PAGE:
• MMH, Liberty and Sanlam would show enhancements to their average RoGEVs of 7.3%, 6.0% and 4.8% respectively by releasing excess capital from 1.95x, 1.81x (December 2020) and 1.87x (June 2020) to 1.6x SCR.

Likely Losers…

  • Discovery would generate the lowest increase to RoGEV (2.3%) by releasing capital from 1.8x (December 2020) to the 1.6x SCR at Discovery Life.

Potential capital release for SA life assurers once COVID-19 abates

SA life assurers have targeted conservative solvency ratios since the introduction of the SAM regime in 2018. Despite the investment market stress and the increase in claims reserves due to the COVID-19 crisis during 2020, the solvency capital requirement ratios have remained strong. This suggests there may be room for a reduction in solvency capital targets when the COVID-19 crisis abates, which may result in visible capital releases to shareholders and enhanced returns on group equity values.

SAM: A conservative solvency regime

South Africa introduced SAM, a new statutory solvency regime for insurers effective from 30 June 2018. This regulatory solvency requirement for insurers was largely based on the Solvency II (SII) principles adopted by the European regulators for European insurance players. Both SAM and SII regulatory capital requirements are structured such that an insurer will hold available solvency capital known as eligible own funds (EOF) to cover the SCR where the SCR is based on the ability of the insurer to absorb losses and demands on capital with a 99.5% level of confidence measured over a calendar year; in other words, capital to support a one in 200-year event.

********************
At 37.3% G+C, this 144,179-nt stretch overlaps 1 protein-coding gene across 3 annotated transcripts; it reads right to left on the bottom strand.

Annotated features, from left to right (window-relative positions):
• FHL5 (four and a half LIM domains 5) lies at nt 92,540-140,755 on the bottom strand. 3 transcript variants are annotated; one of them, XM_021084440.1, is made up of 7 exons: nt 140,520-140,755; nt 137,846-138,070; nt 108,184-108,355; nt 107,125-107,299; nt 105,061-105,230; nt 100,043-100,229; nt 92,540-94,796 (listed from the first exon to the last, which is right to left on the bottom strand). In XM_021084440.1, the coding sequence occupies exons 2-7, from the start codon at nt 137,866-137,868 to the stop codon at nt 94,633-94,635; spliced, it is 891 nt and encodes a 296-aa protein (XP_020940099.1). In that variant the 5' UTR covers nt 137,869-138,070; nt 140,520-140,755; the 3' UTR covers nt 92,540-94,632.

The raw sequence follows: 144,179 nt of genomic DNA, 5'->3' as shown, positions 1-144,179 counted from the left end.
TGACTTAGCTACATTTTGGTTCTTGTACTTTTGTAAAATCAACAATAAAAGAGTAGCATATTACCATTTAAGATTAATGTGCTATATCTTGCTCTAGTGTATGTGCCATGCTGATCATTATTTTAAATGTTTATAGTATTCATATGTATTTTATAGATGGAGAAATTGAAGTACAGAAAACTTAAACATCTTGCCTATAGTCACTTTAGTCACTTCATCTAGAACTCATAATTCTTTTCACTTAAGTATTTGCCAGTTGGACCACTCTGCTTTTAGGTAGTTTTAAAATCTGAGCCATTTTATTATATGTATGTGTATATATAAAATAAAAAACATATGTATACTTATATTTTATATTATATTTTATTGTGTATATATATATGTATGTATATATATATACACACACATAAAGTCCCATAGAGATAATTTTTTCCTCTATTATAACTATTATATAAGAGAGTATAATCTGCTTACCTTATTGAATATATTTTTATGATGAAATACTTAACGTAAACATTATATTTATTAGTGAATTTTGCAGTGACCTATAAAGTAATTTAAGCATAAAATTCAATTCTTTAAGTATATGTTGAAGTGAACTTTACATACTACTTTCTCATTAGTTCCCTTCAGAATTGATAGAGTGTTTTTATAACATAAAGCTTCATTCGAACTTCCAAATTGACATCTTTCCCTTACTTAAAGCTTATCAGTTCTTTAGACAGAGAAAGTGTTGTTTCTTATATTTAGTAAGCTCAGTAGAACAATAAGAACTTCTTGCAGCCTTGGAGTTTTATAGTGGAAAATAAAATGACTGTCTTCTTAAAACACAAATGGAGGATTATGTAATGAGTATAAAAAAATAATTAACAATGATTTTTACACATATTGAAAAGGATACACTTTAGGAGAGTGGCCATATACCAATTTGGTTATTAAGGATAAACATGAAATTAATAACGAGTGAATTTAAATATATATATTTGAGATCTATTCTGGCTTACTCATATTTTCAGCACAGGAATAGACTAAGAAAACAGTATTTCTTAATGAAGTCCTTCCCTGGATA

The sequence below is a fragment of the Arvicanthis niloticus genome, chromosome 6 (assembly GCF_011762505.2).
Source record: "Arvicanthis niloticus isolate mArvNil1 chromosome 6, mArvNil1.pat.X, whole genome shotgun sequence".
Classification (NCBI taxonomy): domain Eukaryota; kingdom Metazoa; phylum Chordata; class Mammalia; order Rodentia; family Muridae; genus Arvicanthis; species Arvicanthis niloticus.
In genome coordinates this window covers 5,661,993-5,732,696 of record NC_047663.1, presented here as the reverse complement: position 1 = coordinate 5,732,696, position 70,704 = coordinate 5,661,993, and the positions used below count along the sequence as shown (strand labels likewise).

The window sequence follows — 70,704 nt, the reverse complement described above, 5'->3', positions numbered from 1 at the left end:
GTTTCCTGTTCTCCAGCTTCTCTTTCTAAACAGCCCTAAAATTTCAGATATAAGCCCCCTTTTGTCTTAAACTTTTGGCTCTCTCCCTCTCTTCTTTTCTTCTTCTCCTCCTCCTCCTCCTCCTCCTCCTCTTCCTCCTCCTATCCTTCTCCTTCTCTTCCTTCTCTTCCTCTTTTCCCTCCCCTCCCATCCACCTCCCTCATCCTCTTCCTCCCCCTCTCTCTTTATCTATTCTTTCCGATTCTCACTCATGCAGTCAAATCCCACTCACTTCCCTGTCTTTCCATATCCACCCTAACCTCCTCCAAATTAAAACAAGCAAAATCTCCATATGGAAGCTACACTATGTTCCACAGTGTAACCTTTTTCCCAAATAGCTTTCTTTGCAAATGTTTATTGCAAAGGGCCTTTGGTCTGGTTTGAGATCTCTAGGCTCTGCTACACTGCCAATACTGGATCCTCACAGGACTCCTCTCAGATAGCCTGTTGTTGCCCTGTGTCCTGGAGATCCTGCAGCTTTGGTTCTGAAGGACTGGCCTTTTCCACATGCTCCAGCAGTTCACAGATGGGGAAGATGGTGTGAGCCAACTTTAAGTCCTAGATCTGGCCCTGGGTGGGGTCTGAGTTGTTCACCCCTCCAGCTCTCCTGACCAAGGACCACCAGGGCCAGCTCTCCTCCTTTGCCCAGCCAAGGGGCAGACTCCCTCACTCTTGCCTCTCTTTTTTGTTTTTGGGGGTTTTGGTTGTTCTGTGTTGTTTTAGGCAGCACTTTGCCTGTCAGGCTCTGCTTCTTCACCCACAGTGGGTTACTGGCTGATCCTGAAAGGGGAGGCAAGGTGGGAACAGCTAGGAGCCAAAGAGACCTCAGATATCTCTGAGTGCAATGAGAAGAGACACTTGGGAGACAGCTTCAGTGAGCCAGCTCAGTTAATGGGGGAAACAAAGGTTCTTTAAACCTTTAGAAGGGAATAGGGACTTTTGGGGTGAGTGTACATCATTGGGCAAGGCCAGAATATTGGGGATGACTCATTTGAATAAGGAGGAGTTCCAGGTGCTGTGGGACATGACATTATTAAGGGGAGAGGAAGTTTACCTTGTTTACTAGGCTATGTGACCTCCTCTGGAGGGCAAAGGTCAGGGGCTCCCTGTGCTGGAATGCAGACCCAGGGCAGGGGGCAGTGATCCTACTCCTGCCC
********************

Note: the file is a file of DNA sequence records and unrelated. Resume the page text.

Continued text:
Many of the standard model requirements used to determine the SCR are the same or similar under SAM and SII. For example, both regimes require an insurer to allow for an immediate fall of 30% in the market value of listed equities held by the insurer, as well as the financial effect of an immediate 40% loss of individual life policyholders (a mass lapse event) for life assurers.